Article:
Log Cabin and Early Pioneer Life

Jefferson C. Mutchlar, his wife Sarah (Blunt), and their young child Josephus, natives of Ohio, arrived in Floyd County in July 1851. While waiting for this log home to be built, they lived in their wagon box.

As you walk through the doorway imagine yourself living in an 1850s log cabin. The entire family lived in one room which served as a kitchen, dining room, living room, and parent's bedroom. The children slept in the upstairs loft. The fireplace was the heart of the home providing heat, light, and cooking facilities. Notice the rope springs on the bed. Some believe that the old saying "Good night, sleep tight, don't let the bedbugs bite" refers to a rope bed like we have here in the log cabin. "Sleeping tight" meant keeping the ropes tight to avoid slipping through them at night. "Don't let the bedbugs bite" refers to getting pinched by the rope springs. Because there was no electricity or running water, work was done by candlelight or oil lamp and water was carried in from a nearby creek. The bathroom facilities were outside in an outhouse, however a chamber pot was available for inside use during bad weather or emergencies. Sometimes school lessons were held at the kitchen table when a school wasn't located nearby.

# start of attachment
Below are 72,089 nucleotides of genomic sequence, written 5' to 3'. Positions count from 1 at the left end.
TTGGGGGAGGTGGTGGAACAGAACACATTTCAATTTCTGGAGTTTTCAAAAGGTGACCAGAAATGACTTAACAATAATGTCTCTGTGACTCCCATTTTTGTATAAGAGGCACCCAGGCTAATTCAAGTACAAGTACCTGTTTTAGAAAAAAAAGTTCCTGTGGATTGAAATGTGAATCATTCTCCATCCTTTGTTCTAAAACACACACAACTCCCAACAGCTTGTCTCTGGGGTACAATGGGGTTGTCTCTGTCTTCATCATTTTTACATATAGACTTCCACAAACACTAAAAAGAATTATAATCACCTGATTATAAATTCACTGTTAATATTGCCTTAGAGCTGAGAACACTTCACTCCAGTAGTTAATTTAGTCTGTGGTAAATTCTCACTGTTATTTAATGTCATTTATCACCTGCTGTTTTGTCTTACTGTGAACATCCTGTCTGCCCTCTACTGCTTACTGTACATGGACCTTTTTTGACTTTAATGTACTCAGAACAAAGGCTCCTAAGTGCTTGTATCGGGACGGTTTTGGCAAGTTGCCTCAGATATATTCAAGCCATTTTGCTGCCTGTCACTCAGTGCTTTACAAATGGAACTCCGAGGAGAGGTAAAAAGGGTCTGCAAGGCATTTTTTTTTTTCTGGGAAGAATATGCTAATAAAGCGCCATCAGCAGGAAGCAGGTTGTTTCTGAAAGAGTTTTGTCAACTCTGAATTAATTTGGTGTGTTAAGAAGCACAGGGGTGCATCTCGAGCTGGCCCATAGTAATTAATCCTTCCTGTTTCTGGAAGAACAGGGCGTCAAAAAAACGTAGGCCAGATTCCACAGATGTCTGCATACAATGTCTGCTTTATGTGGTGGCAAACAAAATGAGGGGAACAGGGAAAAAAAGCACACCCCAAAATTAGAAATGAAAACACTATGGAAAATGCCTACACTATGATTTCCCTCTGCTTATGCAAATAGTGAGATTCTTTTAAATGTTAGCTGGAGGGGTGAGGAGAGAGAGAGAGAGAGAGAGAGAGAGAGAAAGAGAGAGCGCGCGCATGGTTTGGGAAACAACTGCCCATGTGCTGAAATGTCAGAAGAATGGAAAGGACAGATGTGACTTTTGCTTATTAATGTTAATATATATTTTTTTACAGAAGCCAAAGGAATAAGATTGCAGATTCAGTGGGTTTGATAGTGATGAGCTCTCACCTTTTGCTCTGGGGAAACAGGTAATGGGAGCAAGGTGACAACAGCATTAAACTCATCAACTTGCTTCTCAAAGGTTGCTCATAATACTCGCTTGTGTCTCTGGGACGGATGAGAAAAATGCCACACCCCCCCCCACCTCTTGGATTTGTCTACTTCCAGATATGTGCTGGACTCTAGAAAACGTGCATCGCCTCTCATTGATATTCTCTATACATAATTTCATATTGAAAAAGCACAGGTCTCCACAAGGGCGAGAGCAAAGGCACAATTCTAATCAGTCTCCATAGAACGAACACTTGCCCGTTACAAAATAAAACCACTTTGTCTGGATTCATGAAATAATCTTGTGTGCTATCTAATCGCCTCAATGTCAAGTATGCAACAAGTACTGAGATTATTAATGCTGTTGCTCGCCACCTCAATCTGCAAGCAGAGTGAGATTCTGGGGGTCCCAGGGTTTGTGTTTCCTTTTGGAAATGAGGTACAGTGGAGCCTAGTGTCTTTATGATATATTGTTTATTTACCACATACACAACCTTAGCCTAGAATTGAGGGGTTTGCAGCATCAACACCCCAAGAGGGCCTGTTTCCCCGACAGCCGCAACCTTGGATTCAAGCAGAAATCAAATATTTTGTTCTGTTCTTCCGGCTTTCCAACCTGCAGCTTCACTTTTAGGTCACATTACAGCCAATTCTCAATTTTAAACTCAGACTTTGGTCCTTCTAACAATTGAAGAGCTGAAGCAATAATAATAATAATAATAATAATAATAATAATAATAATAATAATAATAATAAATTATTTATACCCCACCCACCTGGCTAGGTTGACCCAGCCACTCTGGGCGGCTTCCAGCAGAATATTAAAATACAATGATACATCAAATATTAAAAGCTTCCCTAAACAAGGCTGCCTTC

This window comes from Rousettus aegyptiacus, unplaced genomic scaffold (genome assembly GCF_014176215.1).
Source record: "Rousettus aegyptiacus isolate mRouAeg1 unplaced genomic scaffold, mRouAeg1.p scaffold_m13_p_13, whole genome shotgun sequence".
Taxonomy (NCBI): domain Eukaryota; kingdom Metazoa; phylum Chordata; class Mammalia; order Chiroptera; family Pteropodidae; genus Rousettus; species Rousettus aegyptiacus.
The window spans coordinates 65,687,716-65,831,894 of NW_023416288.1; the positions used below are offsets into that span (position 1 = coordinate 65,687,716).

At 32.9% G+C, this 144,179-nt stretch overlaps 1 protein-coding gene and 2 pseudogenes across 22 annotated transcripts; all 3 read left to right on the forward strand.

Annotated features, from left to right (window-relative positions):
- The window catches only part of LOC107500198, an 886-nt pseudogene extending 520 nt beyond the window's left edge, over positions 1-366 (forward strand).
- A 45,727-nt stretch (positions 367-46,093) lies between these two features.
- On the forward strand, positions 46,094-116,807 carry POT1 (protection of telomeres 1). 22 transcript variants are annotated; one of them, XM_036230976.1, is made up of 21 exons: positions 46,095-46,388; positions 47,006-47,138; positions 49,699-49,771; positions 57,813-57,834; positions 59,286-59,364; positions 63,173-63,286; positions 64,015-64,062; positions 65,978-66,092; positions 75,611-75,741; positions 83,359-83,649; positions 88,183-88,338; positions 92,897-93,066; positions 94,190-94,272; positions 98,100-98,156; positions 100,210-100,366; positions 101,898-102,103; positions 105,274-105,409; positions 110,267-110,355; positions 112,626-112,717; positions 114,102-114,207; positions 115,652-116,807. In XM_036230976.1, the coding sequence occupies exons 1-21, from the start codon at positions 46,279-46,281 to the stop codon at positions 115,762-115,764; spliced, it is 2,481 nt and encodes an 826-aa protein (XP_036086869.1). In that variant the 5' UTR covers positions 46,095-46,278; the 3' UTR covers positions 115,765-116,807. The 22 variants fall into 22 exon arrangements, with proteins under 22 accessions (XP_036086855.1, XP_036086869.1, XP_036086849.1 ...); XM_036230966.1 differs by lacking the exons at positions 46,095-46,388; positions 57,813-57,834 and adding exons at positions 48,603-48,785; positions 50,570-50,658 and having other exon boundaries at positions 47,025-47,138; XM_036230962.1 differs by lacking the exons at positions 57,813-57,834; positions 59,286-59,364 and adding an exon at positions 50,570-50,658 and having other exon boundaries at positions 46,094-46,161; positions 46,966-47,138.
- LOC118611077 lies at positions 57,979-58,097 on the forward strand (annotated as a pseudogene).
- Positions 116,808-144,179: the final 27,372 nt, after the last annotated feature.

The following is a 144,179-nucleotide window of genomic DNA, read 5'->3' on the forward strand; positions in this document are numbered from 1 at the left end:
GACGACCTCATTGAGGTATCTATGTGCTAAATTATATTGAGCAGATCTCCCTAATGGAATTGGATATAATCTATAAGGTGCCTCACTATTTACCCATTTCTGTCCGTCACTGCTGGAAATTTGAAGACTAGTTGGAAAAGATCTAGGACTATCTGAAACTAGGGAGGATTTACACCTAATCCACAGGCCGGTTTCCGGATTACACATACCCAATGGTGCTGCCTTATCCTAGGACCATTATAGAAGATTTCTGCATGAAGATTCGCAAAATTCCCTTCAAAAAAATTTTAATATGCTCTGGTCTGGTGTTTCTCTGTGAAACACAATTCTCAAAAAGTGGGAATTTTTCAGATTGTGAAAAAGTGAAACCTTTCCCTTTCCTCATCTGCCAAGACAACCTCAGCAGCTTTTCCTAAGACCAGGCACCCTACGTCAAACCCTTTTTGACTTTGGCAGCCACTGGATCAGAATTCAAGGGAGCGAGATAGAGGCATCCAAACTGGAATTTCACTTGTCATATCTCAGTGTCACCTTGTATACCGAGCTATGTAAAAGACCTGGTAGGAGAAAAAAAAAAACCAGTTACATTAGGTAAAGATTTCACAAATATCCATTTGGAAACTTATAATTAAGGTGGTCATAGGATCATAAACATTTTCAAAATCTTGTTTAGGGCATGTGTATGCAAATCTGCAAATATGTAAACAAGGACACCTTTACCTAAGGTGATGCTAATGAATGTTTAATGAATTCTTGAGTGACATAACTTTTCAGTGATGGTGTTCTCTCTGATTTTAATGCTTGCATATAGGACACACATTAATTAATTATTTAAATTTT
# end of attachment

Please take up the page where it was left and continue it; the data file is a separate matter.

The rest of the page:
"Just for Kids": Pioneers took shelter under their wagons at night or in case of bad weather. A buffalo robe was used for warmth. Rub your hands across the buffalo robe hanging on the front of the wagon. Can you imagine sleeping under one of these?